1. Peter, I would agree that the back foot position of a 45 degree angle in standing poses is contributing to an imbalance in your foot/ankle alignment. What I focus on in teaching is always engaging the body in positions that simulate how you actually move. You cannot run with your back foot turned sideways so it makes no anatomical sense to stretch out important lateral ankle stabilizers to do a pose. Simply turn your back foot inline and balance on the ball of your foot as though you are actually running with your heel lifted not pushed down. I view the body globally so I would have to see your entire body to get an understanding of why you are having ankle inversion issues. I think you mean to say inversion too as innervation is not an action of the ankle. There is eversion when the ankle drops causing pronation and inversion when you tend to roll on the outside edge of your feet sometimes called supination.
        There are global fascial patterns that need to be taken into consideration that reach far beyond what individual muscles are doing. Muscles are players in long chains of movement but it is the fascia pulleys that actually define and control these movements. This is seldom discussed but I suspect that you have very strong tight abdominals that are pulling your breast bone down creating tension that is showing up in your ankles and possible knees too. You may have a shortened deep front line or breathing line is hence; inhibited. You have learned to stabilize by over- using the lateral forces in your body and so you tend to be overstretched in the lateral leg and weaker and shorter in the inner compartments which would include tibialis posterior. BUT what I was saying about flat feet has more to do with the constant reaching through the heel move with the toes pulled back which dorsiflexes the ankle. The action does not stay in the foot though but travels to muscles all along the front of the body to the jaw area. Many many athletes are stuck in an exhale so to speak. Doing plantar flexion or pointing with the toes extended is a more natural way to engage your feet. If you are having any foot problems at all. STOP reaching through your heel and pulling back your toes to shins in forward bends. This is not natural. If you have any loss of lumbar curve at anytime, bend your knees. You cannot run without bending at least one knee so stop trying to make your body flexible in positions that are like driving with a parking brake on. ( knees straightened) All yoga poses ideally should simulate good posture and how you actually move in real life. There are no parts so engaging in a pose to work on parts at the expense of the spine makes no anatomical sense. When you feel less effort, this is a sign the body is being used according to natural design.

        1. regarding the feet and fallen arches the most important muscles to focus on are the lumbrical and interosseos tonic muscles of the foot. in proper function these muscles create arches (suction cups) not the phasic muscles of the lower leg (tib. post and ant., peroneal etc.).

          1. Russ, In the human body, no part moves in isolation. In order to use the lumbricals and the interosseos the rest of the chain ( peroneals and tibilias posterior) will automatically engage as well in stabilizing or plantar flexion functions. The body is a continuum and so any action in the foot reverberates throughout the entire body. My focus in yoga and somatic education is based on looking at global movement and postural patterning rather than individual muscle isolations. Any action reverberates throughout the entire body traveling along fascial pathways that direct, support and control our movement patterning.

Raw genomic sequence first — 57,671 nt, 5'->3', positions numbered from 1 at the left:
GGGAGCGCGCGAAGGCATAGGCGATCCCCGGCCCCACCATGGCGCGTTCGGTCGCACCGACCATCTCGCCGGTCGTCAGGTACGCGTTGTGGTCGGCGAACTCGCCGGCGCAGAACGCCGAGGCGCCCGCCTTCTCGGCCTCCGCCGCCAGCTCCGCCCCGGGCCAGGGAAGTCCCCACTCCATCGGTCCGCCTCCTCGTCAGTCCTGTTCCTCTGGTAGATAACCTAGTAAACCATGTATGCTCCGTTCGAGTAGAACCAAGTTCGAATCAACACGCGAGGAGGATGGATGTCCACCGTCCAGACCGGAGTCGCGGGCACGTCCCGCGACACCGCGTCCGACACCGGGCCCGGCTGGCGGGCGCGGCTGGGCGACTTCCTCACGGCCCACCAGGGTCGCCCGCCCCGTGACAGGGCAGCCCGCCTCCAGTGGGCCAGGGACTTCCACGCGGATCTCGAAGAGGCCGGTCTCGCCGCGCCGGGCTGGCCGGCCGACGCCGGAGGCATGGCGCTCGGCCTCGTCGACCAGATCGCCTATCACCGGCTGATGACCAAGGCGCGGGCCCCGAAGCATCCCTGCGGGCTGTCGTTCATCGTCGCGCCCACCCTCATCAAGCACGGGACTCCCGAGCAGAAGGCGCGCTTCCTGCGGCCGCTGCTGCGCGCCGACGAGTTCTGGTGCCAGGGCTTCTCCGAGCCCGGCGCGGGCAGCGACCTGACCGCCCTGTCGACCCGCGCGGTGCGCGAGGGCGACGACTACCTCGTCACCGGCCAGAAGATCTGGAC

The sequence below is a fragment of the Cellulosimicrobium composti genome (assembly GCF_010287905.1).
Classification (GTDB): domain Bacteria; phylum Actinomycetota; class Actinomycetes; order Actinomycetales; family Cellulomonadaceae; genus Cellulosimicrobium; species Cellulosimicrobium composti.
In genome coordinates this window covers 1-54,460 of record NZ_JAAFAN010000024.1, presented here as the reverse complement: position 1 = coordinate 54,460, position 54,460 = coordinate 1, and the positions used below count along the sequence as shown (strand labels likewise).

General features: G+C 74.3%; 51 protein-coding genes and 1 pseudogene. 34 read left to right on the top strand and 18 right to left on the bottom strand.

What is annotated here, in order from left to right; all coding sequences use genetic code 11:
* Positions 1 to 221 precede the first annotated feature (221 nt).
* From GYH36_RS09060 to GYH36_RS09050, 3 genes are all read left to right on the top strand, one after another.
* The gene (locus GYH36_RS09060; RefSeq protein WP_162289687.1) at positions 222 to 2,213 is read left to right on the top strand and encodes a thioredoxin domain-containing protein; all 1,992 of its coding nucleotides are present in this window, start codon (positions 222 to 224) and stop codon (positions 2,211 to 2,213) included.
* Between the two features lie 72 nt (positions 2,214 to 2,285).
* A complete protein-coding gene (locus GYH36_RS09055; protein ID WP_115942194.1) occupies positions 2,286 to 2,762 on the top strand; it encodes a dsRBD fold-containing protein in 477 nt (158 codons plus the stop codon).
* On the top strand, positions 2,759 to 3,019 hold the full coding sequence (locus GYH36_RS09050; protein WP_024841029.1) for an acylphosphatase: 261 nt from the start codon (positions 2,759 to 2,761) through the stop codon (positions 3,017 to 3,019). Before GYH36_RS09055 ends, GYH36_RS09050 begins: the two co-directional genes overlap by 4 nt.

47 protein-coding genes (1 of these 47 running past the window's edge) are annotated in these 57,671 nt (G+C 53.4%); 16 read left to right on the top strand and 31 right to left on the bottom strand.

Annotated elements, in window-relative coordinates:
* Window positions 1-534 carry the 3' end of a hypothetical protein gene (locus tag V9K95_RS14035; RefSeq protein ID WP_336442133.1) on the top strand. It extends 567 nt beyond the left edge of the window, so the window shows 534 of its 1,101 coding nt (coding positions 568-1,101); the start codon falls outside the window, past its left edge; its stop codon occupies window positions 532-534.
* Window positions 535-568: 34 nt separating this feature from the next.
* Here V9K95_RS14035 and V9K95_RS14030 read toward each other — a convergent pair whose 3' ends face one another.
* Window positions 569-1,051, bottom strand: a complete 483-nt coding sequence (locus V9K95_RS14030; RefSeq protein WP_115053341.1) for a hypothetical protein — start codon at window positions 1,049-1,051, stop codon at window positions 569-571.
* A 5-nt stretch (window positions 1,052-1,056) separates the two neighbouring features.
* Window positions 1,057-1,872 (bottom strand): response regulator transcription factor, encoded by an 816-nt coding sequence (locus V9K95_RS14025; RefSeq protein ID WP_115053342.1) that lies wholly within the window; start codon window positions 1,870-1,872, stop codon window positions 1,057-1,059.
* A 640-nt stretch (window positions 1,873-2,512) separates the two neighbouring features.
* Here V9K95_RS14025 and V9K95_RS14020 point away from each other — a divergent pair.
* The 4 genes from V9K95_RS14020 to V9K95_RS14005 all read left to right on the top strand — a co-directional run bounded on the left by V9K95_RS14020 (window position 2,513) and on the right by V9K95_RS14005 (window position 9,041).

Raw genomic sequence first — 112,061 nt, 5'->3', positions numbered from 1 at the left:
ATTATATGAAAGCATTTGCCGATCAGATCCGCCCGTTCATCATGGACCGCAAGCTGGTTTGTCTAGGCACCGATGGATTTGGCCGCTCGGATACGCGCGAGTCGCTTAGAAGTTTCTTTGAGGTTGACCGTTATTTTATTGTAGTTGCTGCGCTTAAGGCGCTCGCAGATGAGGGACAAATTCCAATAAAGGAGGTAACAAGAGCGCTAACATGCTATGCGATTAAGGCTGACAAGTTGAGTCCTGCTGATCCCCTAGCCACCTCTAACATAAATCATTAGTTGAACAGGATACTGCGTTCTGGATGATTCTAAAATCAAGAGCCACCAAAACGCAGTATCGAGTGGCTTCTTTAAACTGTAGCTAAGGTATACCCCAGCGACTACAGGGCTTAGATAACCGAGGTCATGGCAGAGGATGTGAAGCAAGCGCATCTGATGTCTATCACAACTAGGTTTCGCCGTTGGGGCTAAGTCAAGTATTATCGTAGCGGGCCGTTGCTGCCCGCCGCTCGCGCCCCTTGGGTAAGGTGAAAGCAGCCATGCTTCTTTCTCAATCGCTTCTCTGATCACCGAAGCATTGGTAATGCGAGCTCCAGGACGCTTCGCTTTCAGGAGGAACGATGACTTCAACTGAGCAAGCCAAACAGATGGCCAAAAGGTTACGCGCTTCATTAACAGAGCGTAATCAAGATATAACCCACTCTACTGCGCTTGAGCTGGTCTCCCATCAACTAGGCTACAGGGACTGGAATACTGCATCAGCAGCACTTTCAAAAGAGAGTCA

When doing a pose, it makes good anatomical sense to ask this question. Does the pose or foot position simulate using my body in real life function?
            Personally I find that the overemphasis on dorsal flexion in yoga poses over-stretches the important ligament structures of the foot which help to create a balanced bowstring of tension in the arch. Try to imagine swimming with the feet in dorsal flexion or trying to jump or move. We simply do not use this position in real life function and by stretching the foot into a right angle, the price is paid years down the road when the natural stringing of the arch as a shock absorber is lost. Ligaments do not snap back like muscles and any Physical therapist will tell you that it is unwise to stretch ligaments. I am seeing flat feet when observing the arch of many long time yoga practitioners. Many began to suffer from plantar fascial pain but oftentimes sciatica too because the sacral ligaments have been over-stretched and in some cases the sciatic nerve has as well. When we engage the body in positions that reverse the natural nutation of the sacrum, there is a destabilization of the sacral ligament shock absorbing system. Tucking the tail bone down contributes to the drop in the angle and many yogis have a flat looking butt because the sacral ligaments have been forcefully over-stretched. These poses that reverse natural sacral balance would be staff pose, plow and any seated or standing forward bending done with both knees straight and the feet in dorsal flexion. It is akin to driving your car with a parking brake on. Ligaments should not be stretched as they provide stability to our joints. So engaging your body by stretching with the knees straight does not allow one to engage natural muscle functions needed to create movement. Bend your knees, keep your lumbar curve and stay in natural alignment to become naturally aligned and balanced in strength and flexibility.